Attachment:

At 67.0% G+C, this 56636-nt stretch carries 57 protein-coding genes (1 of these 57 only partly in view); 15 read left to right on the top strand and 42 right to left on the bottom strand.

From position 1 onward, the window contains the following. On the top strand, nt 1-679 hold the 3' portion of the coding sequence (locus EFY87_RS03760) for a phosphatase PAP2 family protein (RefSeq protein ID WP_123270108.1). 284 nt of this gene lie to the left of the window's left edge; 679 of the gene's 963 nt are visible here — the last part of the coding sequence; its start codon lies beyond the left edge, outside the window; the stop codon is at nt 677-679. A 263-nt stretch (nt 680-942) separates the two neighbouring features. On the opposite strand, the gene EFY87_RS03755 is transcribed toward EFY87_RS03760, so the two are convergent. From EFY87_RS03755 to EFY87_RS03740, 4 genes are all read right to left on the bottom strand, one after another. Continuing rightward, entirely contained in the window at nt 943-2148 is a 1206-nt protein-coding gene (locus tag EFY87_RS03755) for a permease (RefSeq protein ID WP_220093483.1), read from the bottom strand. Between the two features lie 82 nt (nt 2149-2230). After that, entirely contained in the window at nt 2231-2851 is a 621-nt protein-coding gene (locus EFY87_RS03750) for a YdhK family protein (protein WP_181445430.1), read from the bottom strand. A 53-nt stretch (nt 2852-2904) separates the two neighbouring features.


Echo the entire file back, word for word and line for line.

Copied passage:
At 67.0% G+C, this 56636-nt stretch carries 57 protein-coding genes (1 of these 57 only partly in view); 15 read left to right on the top strand and 42 right to left on the bottom strand.

From position 1 onward, the window contains the following. On the top strand, nt 1-679 hold the 3' portion of the coding sequence (locus EFY87_RS03760) for a phosphatase PAP2 family protein (RefSeq protein ID WP_123270108.1). 284 nt of this gene lie to the left of the window's left edge; 679 of the gene's 963 nt are visible here — the last part of the coding sequence; its start codon lies beyond the left edge, outside the window; the stop codon is at nt 677-679. A 263-nt stretch (nt 680-942) separates the two neighbouring features. On the opposite strand, the gene EFY87_RS03755 is transcribed toward EFY87_RS03760, so the two are convergent. From EFY87_RS03755 to EFY87_RS03740, 4 genes are all read right to left on the bottom strand, one after another. Continuing rightward, entirely contained in the window at nt 943-2148 is a 1206-nt protein-coding gene (locus tag EFY87_RS03755) for a permease (RefSeq protein ID WP_220093483.1), read from the bottom strand. Between the two features lie 82 nt (nt 2149-2230). After that, entirely contained in the window at nt 2231-2851 is a 621-nt protein-coding gene (locus EFY87_RS03750) for a YdhK family protein (protein WP_181445430.1), read from the bottom strand. A 53-nt stretch (nt 2852-2904) separates the two neighbouring features.